The sewage problem has been partly solved by the opening of a shelter in a Veterans Administration hospital. But the volunteers face other challenges. Plant-loving homeowners have introduced foreign plant specimens of all varieties, and some of these intruders have run wild. One of the most hardy and tenacious is an ornamental from South Africa, German ivy, which climbs up tree trunks and breaks off the branches, dragging them to the ground and destroying the stream's shade cover. If too much shade cover is lost along the San Francisquito, water temperatures could rise to a degree hostile to steelhead and the entire stream community.
Home gardeners also lace their lawns and flower beds with fertilizers and pesticides, some of which inevitably run off into streams. They drain the chlorinated water from their swimming pools into the creeks, oblivious to the harmful effects. Upstream in the foothills, horse manure from riding stables ends up in the water.
Public education has been a major thrust of the restoration effort. The group has developed a manual of native plants to be distributed to property owners, along with instructions for uprooting the interlopers. Other literature has described more benign fertilizers.
Education, however, is only half the battle. Thus, on a balmy September Sunday, we volunteers converge again along the San Francisquito and its tributaries for a cleanup day. We bypass the inhabited homeless encampments, but zero in on debris elsewhere in the creekbed. A couple of strong Silicon Valley engineers equipped with ropes haul abandoned shopping carts up the steep banks. Other volunteers fill plastic bags with trash, being careful not to disturb natural obstacles like fallen tree branches that could serve as shelter for fish life.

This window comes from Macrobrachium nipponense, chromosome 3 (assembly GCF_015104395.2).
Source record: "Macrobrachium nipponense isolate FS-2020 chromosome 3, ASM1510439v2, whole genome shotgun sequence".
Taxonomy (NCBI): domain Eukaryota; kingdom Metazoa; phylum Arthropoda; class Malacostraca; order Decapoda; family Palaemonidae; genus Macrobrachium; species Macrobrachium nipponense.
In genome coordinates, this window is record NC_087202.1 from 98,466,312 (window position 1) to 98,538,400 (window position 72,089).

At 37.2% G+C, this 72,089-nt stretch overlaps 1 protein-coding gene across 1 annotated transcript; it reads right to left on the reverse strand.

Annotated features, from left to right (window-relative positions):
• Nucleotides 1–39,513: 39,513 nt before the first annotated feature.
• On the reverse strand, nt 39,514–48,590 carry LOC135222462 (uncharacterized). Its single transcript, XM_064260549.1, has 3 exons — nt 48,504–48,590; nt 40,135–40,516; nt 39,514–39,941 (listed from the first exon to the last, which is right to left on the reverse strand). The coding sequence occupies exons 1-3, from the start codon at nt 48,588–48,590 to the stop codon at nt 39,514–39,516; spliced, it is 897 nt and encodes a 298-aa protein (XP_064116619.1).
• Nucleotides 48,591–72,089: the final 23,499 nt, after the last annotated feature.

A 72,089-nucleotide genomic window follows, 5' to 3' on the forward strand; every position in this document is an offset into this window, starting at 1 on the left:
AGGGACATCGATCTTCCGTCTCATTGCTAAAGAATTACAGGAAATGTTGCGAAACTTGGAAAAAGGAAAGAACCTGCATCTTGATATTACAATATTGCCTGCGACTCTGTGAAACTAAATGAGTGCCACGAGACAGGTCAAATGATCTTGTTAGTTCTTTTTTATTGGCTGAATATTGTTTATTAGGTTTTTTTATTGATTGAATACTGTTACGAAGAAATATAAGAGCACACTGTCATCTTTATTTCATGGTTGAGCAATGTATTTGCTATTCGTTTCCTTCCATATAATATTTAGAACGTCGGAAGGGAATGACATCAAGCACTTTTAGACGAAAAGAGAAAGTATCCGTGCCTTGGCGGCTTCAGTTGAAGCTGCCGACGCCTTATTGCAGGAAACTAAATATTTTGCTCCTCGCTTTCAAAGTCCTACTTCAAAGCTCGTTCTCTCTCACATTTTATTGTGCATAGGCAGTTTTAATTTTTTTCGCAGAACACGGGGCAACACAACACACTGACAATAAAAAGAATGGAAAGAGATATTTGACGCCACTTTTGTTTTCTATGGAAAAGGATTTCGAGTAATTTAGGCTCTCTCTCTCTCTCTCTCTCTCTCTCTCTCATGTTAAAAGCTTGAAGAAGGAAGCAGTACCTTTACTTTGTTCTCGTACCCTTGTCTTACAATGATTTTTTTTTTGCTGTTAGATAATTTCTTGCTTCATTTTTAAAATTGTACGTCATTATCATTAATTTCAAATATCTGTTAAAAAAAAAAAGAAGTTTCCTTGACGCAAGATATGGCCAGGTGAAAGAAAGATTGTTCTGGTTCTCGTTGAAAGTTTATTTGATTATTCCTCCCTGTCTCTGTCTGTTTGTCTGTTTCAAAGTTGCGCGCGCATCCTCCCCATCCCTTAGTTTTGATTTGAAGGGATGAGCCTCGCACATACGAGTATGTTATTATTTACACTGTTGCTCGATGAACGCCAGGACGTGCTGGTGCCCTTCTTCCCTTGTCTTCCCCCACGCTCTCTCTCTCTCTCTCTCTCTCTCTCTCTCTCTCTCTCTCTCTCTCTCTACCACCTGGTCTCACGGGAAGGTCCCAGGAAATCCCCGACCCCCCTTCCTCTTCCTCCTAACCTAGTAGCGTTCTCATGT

Our main target, however, is the ubiquitous German ivy on the banks, and it proves an implacable foe. Yanking the shallow-rooted stuff out of the ground isn't difficult, we find. The tough part is getting rid of it. You can't just pile it up and expect the plant to die; the ivy will quickly put down roots and thrive again. Vines and leaves have to be carefully crammed into garbage bags to be transported to the town sanitary landfill, and we are continually warned against dropping even a single branch, which could initiate a comeback.
There is still plenty of work ahead, Debbie Mytels tells me. Fish ladders on both Los Trancos and San Francisquito creeks are being restored. When the rains come again, trained volunteers will return to the streams to continue monitoring the changes in sediment, channel elevation and chemical content. "People drive over this creek every day and don't notice it," Debbie says. "We want to make it a community project, a part of local lives."
By Edwin Kiester, Jr.